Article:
Submitted to: Bioresource Technology
Publication Type: Peer Reviewed Journal
Publication Acceptance Date: 10/26/2007
Publication Date: 5/8/2008
Citation: Ledbetter, C.A. 2008. Shell Cracking Strength in Almond (Prunus dulcis [Mill.] D.A. Webb.)and its implication in uses as a value-added product. Bioresource Technology. 99(13): 5567-5573. Interpretive Summary: In the past, abundant agricultural by-products such as almond shells were disposed of with little thought of the potential value-added products that might be available. But diminishing profit margins have forced agricultural producers to examine more carefully the large volume agricultural by-products as revenue sources. We evaluated the shell cracking strength of eight diverse almond varieties, and examined the relationship between shell strength and kernel percentage. In general there was a strong relationship between shell strength and kernel percentage, with stronger shelled almonds being those having a lower kernel percentage (higher shell percentage). But we also found that among these almond varieties, there were cases where the varieties did not differ in kernel percentage, but did differ a great deal in shell strength. This indicated chemical differences in the shell composition, and demonstrated the non-homogeneous nature of almond shell materials. The significance of this work is in demonstrating varietal variability in almond shells. This fact is an important first step in determining which specific variety’s shells are best suited to the many new industrial processes utilizing agricultural by-products.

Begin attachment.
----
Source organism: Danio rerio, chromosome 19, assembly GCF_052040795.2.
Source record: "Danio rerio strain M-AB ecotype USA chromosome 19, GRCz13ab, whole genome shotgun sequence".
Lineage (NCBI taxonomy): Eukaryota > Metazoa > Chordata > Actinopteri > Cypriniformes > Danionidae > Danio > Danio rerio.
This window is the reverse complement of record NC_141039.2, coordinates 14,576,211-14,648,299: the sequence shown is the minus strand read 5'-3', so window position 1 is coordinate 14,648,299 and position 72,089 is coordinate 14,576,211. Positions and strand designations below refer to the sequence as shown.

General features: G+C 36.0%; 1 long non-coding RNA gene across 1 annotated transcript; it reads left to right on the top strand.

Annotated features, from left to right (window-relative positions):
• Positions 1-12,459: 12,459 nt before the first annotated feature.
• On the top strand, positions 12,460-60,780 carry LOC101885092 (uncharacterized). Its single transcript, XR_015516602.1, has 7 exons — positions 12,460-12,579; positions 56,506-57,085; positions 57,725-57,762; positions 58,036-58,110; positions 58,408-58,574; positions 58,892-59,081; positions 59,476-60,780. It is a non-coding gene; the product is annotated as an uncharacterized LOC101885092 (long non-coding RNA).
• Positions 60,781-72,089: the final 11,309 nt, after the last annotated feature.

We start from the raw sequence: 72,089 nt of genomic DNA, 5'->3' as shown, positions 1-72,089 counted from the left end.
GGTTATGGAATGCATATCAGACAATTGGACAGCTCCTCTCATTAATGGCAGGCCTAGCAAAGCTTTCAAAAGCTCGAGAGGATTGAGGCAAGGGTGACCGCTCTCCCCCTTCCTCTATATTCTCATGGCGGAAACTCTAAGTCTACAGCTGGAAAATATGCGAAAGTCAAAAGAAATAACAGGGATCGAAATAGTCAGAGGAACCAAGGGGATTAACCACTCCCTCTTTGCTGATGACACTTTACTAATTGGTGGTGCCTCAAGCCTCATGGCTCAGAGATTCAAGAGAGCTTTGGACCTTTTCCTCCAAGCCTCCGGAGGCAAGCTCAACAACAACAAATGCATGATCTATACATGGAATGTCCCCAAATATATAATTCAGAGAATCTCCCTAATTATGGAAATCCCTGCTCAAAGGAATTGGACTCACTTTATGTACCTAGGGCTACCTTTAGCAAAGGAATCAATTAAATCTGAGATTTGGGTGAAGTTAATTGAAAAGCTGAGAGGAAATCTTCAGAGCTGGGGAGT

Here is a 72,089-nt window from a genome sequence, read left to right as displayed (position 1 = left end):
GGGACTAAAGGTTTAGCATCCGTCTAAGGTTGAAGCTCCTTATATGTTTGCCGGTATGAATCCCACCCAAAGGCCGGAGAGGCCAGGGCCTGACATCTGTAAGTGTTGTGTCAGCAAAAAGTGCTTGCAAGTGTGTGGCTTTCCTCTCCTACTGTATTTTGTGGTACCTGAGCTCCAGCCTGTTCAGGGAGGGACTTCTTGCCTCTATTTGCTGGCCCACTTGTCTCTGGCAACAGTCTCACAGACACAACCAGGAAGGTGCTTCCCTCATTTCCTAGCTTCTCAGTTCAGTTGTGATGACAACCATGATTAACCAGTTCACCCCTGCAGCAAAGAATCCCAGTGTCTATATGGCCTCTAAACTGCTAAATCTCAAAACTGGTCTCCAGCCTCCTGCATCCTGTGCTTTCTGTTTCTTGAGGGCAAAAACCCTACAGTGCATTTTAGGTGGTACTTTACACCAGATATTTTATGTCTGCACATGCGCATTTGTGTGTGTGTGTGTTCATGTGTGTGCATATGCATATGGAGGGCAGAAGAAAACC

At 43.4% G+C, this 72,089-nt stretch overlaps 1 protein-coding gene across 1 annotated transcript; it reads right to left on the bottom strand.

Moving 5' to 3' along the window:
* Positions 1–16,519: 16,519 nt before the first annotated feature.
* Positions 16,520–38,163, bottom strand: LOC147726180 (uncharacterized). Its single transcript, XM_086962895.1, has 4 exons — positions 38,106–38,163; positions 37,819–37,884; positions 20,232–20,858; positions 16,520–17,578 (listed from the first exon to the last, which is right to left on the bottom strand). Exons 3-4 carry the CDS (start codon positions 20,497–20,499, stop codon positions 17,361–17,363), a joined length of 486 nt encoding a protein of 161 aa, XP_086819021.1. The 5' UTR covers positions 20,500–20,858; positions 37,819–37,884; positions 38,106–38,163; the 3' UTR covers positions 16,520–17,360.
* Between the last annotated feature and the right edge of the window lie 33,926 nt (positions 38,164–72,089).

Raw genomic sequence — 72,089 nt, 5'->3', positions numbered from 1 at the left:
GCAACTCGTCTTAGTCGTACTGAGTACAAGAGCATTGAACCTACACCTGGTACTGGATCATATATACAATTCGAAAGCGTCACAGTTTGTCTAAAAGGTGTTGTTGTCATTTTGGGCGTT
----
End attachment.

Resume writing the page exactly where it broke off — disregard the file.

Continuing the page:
Technical Abstract: Researchers are currently developing new uses for almond shells, an abundant agricultural by-product. While almond varieties are classified by processing facilities as being either hard or soft shelled, shell morphological characteristics and compositional components contribute to the variability present within each of these broad classes. Eight diverse almond accessions were evaluated in two consecutive harvest seasons for nut and kernel weight, kernel percentage (crackout) and shell cracking strength. Harvest year by almond accession interactions were highly significant (p<0.01) for each of the analyzed variables. Significant (p<0.01) correlations were noted for average nut weight with kernel weight, crackout and shell cracking strength. A significant (p<0.01) negative correlation for shell cracking strength with crackout was noted. In some cases shell cracking strength was independent of the almond accession’s crackout value which suggests that either variety compositional differences or shell morphology affect the shell cracking strength. The varietal characterization of almond shell materials will assist in determining the best value-added uses for this abundant agricultural by-product.